Who should be involved?

When a major incident occurs, roles and the process should be strictly defined. Mind you, we are talking about the roles here, not the actual day-to-day jobs. Roles will differ according to the size of the IT service management organization and the scope of its service management. Smaller organizations will tend to aggregate a few roles into one job definition, while larger organizations will elaborate sub-roles for each major incident type, customer or technical expertise field.

Major incident manager. Accountable for the general procedure management, taking care that the required resources for incident resolution are engaged and the customer is informed appropriately about the progress. He shall also have basic technical knowledge about the outage.  In smaller service management organizations with a lower frequency of major incidents, this role will be taken by the Service Desk manager, who also acts as theIncident Manager. In larger organizations, the appointment of major incident manager will depend on the particular expertise area. It could be the technical account manager best acquainted with the respective business organization specifics, someone from the Technical management function or the Application management function.

Problem manager. This role will often have to be involved, since major incident resolution usually requires finding the underlying cause (root cause analysis) of the major incident. This role can’t be combined with the incident management role, due to the well-known conflict of interests between the incident management and problem management processes. The major incident team will be struggling to restore the service, and problem management tends to take its time finding the root cause.

Change manager. Involved in case some urgent changes have to be implemented to restore the service.

SLA manager. Must be informed in order to keep a record of the downtime and to inform the customer if the procedure requires this.

Service Desk. Responsible for keeping incident records up to date and for primary customer communication.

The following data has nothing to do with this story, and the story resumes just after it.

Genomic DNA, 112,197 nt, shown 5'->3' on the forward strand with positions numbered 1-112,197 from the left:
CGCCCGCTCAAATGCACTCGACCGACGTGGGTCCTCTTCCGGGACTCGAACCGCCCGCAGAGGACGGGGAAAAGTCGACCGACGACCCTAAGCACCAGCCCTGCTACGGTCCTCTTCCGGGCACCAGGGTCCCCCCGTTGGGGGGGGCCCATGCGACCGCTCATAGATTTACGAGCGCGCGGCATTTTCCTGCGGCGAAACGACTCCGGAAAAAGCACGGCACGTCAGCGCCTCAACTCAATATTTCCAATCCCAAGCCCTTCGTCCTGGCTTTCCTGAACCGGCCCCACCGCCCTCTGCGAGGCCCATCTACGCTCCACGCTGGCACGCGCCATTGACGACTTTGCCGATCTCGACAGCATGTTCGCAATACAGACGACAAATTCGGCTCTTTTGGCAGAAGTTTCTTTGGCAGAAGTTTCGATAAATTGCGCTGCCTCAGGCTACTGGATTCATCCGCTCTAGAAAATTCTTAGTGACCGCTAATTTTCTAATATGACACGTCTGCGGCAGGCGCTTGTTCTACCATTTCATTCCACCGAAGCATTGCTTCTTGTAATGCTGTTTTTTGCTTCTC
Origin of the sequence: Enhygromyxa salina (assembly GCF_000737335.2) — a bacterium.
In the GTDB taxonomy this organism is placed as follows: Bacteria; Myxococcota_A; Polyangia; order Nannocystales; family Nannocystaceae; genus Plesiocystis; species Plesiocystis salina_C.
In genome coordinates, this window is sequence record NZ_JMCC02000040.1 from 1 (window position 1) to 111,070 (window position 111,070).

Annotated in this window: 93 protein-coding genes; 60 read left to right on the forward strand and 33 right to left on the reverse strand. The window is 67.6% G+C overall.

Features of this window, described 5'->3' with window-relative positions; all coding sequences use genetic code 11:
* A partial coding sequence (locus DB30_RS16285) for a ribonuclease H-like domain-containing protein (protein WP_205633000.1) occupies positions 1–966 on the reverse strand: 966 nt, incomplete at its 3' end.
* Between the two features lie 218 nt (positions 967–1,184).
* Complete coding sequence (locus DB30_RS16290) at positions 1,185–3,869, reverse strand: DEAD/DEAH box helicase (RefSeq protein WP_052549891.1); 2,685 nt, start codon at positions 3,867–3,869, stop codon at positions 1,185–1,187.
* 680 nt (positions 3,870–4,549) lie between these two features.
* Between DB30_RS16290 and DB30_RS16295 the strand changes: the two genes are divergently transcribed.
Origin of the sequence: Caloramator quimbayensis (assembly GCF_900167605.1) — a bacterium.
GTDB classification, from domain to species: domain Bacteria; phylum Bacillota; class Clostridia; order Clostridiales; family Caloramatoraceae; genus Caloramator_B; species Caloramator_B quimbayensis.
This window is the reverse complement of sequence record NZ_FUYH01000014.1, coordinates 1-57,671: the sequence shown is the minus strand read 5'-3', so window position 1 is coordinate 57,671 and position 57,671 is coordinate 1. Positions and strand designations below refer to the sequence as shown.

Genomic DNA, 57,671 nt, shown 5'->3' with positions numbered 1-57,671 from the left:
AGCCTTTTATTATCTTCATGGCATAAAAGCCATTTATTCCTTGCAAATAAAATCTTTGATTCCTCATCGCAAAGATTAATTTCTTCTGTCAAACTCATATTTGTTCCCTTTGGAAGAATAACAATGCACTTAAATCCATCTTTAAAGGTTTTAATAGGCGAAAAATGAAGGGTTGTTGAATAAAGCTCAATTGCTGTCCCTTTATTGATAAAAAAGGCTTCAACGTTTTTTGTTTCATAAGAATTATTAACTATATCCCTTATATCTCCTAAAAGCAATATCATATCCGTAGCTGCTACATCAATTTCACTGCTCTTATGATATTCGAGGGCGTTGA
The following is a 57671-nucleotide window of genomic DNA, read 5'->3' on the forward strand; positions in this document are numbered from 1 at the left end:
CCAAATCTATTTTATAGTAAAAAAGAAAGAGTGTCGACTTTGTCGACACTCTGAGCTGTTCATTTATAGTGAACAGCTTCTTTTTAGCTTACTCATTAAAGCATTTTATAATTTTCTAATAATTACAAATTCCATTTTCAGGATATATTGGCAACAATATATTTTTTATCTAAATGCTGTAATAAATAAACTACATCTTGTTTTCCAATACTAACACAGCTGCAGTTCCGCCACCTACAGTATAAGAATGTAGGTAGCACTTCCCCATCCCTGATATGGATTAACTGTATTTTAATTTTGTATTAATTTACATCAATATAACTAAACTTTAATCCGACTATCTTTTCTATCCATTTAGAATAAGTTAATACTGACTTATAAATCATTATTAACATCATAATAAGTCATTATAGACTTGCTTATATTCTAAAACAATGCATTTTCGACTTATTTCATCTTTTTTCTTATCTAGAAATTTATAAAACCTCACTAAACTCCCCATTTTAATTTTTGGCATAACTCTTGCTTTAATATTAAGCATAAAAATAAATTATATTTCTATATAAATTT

We mentioned major roles in the process. Guess whose is the most important role, and who is often omitted from the loop? The customer! It is the most common mistake for growing service management organizations – to get involved so deeply in incident resolution that the communication with the customer is neglected.

The moment you receive the call from the customer to inquire about the resolution progress, you should know that there is something wrong. Frequency, form and the scope of communication with the customer should be clearly stated in the SLA. The customer should always know what to expect. His vital business process is endangered; he must be on his heels. Short, concise information every half an hour or at least every hour should contain info about:

  • Start of downtime
  • Short description of the known cause of the downtime
  • The impact of the downtime
  • Estimated time for restoration
  • Next scheduled information

The major incident team should maximize its resources in service restoration, so the Service Desk should regularly ping them to receive a quick update about the process, which they will forward formally to the customer.

The after party

The incident is resolved, the service is restored, and the customer returns to his day-to-day business. The aftertaste remains. Why did it happen? What is to be expected going forward – have we done anything to prevent these downtimes in the future? How do we deal with these questions?

In short, the best practice is to resolve the incident and to continue working on a related problem ticket. This will produce a so-called problem report, or at least a root cause analysis (RCA) report in a brief, SLA-defined period of time to the customer. Recommended info in this report should consist of at least the following:

  • Short description of the incident
  • Downtime duration
  • SLA impact
  • Short incident history
  • How we resolved the incident
  • What is the root cause
  • A set of activities scheduled in order to prevent this kind of downtime


This report will soothe the customer’s concerns, and let him know that he is dealing with mature service management which understands his business needs, and is doing its best to protect his core business.

If you were the customer, what more would you expect?

Download this free sample of an  Incident Management Process template to learn more.